Tag: Paste Magazine

The Great Tragedy

Soldats Inconnus. | Promotional image courtesy of Ubisoft.

Life’s been a roller coaster, first off.

Like a lot of my friends, coworkers, and relations, I am – well, it’d be an understatement to say “disappointed with” but melodramatic to say “horrified by” our latest presidential election here in the U.S.A. Yet, on that very same night I became official with the most wonderful girlfriend I’ve ever been with.

My job, here in state government in Illinois, is a daily horror show of political gridlock. Yet, I am more comfortable, more confident, and more easygoing in my job and with my personal finances than I have ever been in a decade of living independently.

Incidentally, I’m also getting published more frequently in Paste Magazine, which has been gracious enough to let me write about movies for the past year, including a major trip to Colombia to talk about the nation’s beleaguered image and, just recently, another about the absurd output (and absurdly low quality) of Steven Seagal’s latter-day… art.

Point is, I’m stressed, jubilant, and/or wistful on a daily basis now. And I find that my time is a bit more divided in ways that are equal parts ponderous and joyous. It’s serendipitous that as I try to get a foot into the door with my own game design, I played Valiant Hearts: The Great War.

I lost it, folks. I haven’t cried at anything – film, play, book, or game – in close to ten years. I shed a few manly tears for this one. It is a celebration of fellowship and devotion in the midst of great chaos. War, the game is saying, is callous and absurd. It treats individual life as disposable. The rest of us would just prefer to live without it, but it comes for us and try as we might, we can’t escape.

I have also been playing Darkest Dungeon, whose similarities basically begin and end at the cartoon styling of the characters and the fact that death is so pervasive and inescapable in it that it becomes almost a dark joke. Valiant Hearts and Darkest Dungeon both know how nutty are their central premises. Valiant Hearts’ premise just so happens to also have actually happened.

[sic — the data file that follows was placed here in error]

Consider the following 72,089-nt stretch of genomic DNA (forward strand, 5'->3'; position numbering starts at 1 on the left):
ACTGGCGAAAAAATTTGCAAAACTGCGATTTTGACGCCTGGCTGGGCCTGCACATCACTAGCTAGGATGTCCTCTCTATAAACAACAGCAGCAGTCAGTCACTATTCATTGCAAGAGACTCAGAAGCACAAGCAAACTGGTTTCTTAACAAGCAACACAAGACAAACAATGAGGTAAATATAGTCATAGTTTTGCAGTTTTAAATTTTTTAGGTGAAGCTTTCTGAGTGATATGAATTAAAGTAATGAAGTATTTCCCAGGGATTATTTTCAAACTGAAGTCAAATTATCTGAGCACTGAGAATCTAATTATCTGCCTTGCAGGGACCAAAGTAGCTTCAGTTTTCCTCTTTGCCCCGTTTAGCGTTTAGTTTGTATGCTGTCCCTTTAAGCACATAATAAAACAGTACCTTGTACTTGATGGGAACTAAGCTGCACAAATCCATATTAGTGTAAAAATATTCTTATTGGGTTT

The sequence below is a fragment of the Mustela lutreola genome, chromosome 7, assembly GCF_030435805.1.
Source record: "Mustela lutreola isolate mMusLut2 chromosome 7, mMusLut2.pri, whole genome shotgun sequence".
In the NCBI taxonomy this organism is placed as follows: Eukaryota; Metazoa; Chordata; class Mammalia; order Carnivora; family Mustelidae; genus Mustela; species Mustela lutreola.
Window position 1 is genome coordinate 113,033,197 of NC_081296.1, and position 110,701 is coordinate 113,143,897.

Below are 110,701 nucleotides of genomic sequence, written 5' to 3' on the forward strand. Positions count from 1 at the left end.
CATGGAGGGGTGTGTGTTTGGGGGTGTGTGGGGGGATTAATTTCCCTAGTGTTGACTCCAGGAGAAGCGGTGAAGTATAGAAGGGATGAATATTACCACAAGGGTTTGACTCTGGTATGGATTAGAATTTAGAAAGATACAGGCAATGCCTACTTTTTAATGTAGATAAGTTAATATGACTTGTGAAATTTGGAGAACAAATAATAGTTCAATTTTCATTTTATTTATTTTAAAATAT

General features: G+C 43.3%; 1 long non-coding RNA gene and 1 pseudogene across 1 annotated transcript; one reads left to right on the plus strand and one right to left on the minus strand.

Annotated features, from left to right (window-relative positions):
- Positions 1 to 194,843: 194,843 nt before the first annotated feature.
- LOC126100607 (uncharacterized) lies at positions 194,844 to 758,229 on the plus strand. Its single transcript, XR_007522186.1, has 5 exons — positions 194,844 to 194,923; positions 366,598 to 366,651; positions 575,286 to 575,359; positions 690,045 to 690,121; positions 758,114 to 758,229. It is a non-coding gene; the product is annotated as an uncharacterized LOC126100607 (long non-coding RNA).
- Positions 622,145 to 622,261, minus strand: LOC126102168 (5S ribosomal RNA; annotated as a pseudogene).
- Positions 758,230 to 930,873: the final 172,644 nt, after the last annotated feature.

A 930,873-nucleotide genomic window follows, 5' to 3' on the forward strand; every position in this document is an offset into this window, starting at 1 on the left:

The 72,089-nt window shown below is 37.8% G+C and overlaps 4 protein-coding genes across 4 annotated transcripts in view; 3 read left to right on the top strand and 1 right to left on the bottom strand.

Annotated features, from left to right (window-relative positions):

I hope to write a bit more about my game design ambitions. I’ve made some programming headway and done some illuminating research on the time period I hope to portray. In the meantime, I’ll leave it to the professionals at Extra Credits to talk a bit about why I found Valiant Hearts so bittersweet.

Apparently people like reading about Starship Troopers

Starship Troopers, pinball machine illustration by Morgan Weistling, 1997 | by Tom Simpson. Labeled for noncommercial reuse by Google Image Search.


20 Years Ago, Starship Troopers Showed Us What Happens When Fascism Wins
Paste Magazine – March 2, 2017
Article link | http://bit.ly/2mO4Wsw

This little fellow tore up Reddit the other day. According to Paste’s site traffic, it got something like 232K unique views. So, good for me, I guess. It might actually be the most widely-read piece of writing I’ve ever written, ever. I doubt I ever got that many views writing for the Herald & Review of Decatur, Illinois (2010 census population: 76,000). I’ve certainly had way more fun writing other pieces – this one was a rougher go of it, mostly because I wanted to keep things focused on the film adaptation and not wander into the weeds on the book.

I’m careful not to shove in too much apocrypha when I write these articles for Paste, and my editors have been really gracious about letting me write in a way that might seem a little quotidian or overly academic when I dive into some of this stuff. I do it, though, because standards at a lot of entertainment websites are just Not Very Stringent, and you can make a lot of ridiculous-ass claims without backing anything up. Approaching this one, though, was almost too easy: It seems like every damn reviewer has circled back at some point and put on a whole big production about how this silly movie was swinging for the satirical fences and just didn’t quite get a hit.

I mean, look at what the A.V. Club wrote like, years ago now. Check out Rotten Tomatoes, where you can see that its score is buoyed, as I mention in this article, by reviews from the middle of the last decade. I felt a sort of intimidation at knowing I was tackling pretty well-trod territory already, and I had to resist just linking to about half a dozen other (let’s face it, better) articles.

And also, god fuck it, I just don’t want to write about the current political climate at all. I know it’s whining, but I spent a good half a decade writing about what I now regard to be a pretty much inexorable decline in society. It is exhausting to have to drag all of that into my fun writing, but what other choice did I have? How can you watch this movie these days and not marvel at how creepily plausible it is?